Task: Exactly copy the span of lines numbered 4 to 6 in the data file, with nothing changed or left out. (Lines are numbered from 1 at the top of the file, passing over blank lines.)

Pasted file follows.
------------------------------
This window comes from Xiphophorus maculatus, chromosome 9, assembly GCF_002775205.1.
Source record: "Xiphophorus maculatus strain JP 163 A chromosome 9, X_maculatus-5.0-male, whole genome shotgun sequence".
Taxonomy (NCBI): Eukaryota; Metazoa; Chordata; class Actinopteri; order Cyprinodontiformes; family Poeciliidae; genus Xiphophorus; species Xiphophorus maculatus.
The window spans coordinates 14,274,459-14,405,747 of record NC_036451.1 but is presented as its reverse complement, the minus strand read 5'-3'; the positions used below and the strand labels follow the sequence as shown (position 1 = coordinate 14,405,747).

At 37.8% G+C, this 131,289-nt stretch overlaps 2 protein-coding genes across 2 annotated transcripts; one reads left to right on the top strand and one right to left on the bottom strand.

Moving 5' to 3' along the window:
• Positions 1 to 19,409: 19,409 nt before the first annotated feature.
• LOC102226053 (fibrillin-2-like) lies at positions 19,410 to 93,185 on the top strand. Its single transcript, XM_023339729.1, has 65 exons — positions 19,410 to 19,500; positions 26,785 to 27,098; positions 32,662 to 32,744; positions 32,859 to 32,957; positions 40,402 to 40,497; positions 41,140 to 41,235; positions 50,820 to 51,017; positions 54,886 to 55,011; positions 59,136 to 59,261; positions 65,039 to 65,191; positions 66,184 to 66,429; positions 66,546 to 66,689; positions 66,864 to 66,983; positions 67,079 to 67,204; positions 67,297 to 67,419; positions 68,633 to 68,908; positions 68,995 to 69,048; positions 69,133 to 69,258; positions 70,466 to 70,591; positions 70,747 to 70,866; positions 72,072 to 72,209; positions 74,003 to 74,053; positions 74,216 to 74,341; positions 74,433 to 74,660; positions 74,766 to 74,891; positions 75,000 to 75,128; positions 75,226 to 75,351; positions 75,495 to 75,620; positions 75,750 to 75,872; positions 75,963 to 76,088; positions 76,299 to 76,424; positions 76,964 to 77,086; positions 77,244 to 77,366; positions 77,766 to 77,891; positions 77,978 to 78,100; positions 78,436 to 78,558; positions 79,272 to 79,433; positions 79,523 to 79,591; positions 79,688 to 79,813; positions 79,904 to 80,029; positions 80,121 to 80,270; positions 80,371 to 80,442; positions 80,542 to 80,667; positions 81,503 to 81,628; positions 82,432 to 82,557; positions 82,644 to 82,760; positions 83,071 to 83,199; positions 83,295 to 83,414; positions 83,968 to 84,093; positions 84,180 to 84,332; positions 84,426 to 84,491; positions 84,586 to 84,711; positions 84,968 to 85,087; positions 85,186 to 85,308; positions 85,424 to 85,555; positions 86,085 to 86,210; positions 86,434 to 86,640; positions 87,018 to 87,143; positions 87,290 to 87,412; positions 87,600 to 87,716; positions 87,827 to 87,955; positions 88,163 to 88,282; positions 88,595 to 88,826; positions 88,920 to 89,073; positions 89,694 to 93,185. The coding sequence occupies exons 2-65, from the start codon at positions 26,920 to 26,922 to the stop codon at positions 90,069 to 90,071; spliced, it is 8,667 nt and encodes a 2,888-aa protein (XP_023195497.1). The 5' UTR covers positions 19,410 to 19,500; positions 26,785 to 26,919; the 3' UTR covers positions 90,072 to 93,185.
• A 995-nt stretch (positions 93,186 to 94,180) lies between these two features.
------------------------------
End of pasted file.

The window spans coordinates 14,274,459-14,405,747 of record NC_036451.1 but is presented as its reverse complement, the minus strand read 5'-3'; the positions used below and the strand labels follow the sequence as shown (position 1 = coordinate 14,405,747).

At 37.8% G+C, this 131,289-nt stretch overlaps 2 protein-coding genes across 2 annotated transcripts; one reads left to right on the top strand and one right to left on the bottom strand.

Moving 5' to 3' along the window: